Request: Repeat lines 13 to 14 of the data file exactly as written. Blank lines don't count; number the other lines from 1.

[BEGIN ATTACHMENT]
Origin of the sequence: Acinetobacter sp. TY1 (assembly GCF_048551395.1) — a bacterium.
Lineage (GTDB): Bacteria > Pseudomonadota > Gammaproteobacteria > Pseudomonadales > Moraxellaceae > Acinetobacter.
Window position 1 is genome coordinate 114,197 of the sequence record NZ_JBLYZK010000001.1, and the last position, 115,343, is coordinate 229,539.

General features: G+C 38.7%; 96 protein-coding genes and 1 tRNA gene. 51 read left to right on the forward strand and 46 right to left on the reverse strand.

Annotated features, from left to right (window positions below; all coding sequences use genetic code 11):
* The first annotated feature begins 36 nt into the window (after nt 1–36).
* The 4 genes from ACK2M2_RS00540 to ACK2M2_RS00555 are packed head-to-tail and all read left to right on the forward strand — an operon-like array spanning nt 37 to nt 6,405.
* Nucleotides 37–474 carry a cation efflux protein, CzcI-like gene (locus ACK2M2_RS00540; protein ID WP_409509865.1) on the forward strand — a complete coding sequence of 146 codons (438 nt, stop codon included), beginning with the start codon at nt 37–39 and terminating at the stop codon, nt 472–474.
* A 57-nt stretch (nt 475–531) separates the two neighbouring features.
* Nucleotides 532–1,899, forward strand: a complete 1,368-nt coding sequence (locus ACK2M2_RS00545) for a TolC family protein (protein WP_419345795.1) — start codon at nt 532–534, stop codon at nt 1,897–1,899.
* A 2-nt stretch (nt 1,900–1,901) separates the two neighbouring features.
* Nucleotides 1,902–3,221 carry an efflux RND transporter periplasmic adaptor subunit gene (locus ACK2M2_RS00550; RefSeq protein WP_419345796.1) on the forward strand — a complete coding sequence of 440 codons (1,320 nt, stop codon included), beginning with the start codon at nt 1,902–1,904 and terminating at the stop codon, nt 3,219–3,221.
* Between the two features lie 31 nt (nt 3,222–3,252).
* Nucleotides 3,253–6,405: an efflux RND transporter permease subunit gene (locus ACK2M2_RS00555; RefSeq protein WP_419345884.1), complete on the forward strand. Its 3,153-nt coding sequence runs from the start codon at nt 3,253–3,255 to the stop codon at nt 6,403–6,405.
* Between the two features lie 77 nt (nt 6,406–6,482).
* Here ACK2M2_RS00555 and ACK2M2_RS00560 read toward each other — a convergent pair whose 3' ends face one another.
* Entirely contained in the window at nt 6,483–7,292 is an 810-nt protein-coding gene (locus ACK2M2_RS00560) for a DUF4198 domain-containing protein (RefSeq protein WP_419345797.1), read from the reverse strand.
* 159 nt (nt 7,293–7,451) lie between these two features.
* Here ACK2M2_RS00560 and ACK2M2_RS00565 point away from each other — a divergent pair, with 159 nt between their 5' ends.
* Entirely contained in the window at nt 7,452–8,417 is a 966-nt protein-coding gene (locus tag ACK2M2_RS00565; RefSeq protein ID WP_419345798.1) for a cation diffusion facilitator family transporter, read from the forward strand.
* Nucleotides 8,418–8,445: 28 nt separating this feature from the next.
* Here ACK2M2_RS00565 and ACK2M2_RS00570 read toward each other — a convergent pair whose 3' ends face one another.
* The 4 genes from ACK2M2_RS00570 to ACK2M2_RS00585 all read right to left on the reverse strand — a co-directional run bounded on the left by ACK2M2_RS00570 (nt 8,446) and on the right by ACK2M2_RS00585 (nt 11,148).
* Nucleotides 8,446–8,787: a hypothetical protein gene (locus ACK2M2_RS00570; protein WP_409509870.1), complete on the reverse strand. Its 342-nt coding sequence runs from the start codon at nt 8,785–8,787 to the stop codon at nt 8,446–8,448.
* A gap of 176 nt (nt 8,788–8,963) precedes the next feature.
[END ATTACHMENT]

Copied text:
* Between the two features lie 31 nt (nt 3,222–3,252).
* Nucleotides 3,253–6,405: an efflux RND transporter permease subunit gene (locus ACK2M2_RS00555; RefSeq protein WP_419345884.1), complete on the forward strand. Its 3,153-nt coding sequence runs from the start codon at nt 3,253–3,255 to the stop codon at nt 6,403–6,405.